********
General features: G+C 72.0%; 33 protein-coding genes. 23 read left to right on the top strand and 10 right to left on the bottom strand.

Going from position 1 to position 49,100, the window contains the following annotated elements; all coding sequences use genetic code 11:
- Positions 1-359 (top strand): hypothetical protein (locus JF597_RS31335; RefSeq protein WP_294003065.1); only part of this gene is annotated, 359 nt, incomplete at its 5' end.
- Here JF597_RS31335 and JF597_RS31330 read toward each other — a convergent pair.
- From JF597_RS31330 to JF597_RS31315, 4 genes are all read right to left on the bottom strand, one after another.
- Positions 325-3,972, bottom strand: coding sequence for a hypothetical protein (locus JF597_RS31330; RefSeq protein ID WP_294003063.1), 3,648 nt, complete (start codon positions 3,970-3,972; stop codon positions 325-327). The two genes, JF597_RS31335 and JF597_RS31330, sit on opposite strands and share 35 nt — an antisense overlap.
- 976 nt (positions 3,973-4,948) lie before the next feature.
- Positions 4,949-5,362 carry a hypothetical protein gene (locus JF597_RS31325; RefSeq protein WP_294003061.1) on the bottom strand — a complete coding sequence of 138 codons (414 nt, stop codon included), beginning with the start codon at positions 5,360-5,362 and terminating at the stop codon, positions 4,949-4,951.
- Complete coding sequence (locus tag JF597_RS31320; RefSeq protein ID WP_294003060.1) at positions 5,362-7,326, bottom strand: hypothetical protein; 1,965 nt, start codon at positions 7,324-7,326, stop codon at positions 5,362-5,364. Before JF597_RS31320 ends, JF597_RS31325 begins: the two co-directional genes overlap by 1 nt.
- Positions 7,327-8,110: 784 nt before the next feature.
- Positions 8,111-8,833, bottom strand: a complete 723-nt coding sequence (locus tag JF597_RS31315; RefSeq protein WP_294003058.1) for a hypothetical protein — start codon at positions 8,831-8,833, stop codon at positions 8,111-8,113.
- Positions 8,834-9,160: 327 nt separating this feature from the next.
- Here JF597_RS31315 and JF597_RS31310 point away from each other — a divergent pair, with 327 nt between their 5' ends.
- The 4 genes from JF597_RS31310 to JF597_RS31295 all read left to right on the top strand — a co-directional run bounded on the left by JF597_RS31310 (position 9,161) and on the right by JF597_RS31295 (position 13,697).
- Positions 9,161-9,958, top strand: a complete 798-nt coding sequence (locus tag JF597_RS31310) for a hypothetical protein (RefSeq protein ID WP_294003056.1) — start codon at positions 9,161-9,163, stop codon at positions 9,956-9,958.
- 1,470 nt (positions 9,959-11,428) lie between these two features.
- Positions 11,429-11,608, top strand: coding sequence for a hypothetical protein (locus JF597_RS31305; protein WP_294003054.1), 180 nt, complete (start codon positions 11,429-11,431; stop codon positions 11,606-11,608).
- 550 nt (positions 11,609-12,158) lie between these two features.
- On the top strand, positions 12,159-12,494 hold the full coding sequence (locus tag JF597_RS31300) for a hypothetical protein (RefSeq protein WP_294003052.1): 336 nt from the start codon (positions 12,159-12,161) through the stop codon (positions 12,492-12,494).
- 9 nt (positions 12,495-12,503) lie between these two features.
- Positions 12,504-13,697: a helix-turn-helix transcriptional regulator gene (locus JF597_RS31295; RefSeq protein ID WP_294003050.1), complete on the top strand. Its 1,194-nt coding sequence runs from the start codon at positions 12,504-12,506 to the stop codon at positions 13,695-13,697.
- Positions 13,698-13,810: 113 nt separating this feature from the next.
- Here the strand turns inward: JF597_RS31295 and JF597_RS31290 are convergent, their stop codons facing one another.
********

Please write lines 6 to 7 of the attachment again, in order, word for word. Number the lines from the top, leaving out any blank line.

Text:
- Positions 325-3,972, bottom strand: coding sequence for a hypothetical protein (locus JF597_RS31330; RefSeq protein ID WP_294003063.1), 3,648 nt, complete (start codon positions 3,970-3,972; stop codon positions 325-327). The two genes, JF597_RS31335 and JF597_RS31330, sit on opposite strands and share 35 nt — an antisense overlap.
- 976 nt (positions 3,973-4,948) lie before the next feature.